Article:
You may have seen this case of property fraud reported widely in the media recently. Here’s how Land Registry staff helped to bring about the convictions:
As a lawyer in Land Registry my involvement with this case began in spring 2009.
A colleague approached me and asked what I thought about an application lodged by a bank which stated they had paid a large sum of money to a customer’s solicitor for a property purchase but their customer was not shown as the registered owner of that property. The bank was seeking protection of their interest while they investigated the matter.
In considering the application, I became concerned that this was an unusual situation and the value of the loan was worryingly high. Alarm bells really started ringing a few days later when the same colleague saw a similar application from the same bank but relating to a different property. At this point we both worked together to get to the bottom of the problem and over the next couple of months received applications from other lenders of a similar nature.
At the same time as our investigations were going on, we were approached by Thames Valley Police who had been contacted by various lenders and wished to inspect our files. We subsequently found out that Mark Entwistle, the pilot referred to in all the current press articles, and his various companies held a very large property portfolio subject to numerous mortgage applications, transfers of part, transfers and leases. The great majority of the applications for registration of these transactions had been lodged by the same solicitor, Jonathan Gilbert of Willmetts.
The investigations required hundreds of files to be trawled through to identify what transactions had taken place, the date of the transaction, the date the application for registration was made and other matters.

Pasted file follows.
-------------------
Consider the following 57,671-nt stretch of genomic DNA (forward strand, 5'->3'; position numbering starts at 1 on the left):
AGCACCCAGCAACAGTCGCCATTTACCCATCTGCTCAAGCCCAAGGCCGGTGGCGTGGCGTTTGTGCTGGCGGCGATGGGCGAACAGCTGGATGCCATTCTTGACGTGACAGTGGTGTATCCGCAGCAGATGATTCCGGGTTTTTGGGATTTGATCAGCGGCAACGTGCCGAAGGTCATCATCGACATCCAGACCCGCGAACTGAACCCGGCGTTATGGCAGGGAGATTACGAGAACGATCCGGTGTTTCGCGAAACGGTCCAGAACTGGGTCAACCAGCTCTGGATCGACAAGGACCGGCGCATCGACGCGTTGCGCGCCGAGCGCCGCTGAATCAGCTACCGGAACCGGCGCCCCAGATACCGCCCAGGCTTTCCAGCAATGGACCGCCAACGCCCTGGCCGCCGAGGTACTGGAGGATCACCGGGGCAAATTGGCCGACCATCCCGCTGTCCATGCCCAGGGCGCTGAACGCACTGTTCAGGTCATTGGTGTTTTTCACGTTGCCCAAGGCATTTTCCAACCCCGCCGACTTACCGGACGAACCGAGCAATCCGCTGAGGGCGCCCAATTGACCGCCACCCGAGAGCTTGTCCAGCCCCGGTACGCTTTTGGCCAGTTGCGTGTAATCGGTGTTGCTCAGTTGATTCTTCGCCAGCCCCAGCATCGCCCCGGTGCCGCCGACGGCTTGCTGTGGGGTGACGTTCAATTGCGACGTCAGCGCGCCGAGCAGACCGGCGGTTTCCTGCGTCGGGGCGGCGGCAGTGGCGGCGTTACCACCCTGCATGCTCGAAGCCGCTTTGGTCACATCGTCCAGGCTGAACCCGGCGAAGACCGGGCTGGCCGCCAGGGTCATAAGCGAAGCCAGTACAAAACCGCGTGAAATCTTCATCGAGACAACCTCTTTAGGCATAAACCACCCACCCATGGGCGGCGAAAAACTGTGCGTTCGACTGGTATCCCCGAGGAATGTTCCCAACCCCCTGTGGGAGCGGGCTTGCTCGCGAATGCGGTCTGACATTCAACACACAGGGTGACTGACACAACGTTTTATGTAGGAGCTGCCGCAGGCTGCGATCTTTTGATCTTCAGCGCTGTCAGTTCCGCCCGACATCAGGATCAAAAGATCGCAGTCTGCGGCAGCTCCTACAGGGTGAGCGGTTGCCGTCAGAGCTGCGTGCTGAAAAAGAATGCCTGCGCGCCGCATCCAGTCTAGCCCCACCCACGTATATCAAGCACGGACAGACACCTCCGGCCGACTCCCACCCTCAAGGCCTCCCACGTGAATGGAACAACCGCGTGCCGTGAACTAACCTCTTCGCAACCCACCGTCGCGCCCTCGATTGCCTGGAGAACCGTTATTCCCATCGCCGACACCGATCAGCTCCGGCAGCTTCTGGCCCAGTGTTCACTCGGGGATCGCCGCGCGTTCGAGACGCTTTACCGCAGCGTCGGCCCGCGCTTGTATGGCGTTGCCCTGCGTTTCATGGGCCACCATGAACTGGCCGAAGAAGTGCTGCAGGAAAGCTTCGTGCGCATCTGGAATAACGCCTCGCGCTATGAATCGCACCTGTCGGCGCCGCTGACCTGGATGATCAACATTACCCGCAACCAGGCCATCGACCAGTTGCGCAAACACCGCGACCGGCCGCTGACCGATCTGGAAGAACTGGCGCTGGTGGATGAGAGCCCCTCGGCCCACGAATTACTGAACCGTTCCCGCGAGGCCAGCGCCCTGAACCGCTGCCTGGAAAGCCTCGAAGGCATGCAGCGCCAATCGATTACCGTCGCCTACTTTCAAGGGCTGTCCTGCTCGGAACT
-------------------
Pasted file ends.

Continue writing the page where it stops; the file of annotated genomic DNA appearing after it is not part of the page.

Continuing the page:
When it got to the court case there were so many complex frauds involved that the Crown Prosecution Service and police took the view that the prosecution should concentrate on only a small number of properties.
As part of the process I was required to provide numerous detailed statements recording all the transactions which were evidenced in our files. It was a painstaking task as everything I said had to be backed up with evidence that could be picked over by the defence.
The trial at Southwark Crown Court, the usual court for major fraud trials, eventually took place in January 2014. The prosecution counsel took the view that the jury should be taken through each property separately, so I was repeatedly called to give evidence. In the end I attended court on five separate occasions over a six month period.
After five years of work, the final verdicts of the jury came as a great relief. The main defendants, Mark Entwistle (the pilot) and Jonathan Gilbert (the solicitor from Willmetts) both received substantial prison sentences of 14 and 12 years respectively. A mortgage broker who was involved received a 5 year prison sentence and an accountant 3 years. A great deal of time and effort has been put into this case and this started just because a member of our staff became suspicious. As a result we haven’t had to pay any substantial claims for indemnity. Willmetts Solicitors however, didn’t fare so well as this one fraudster brought the whole firm down.
See how you can minimise the risk of becoming a victim of property fraud by following our property fraud advice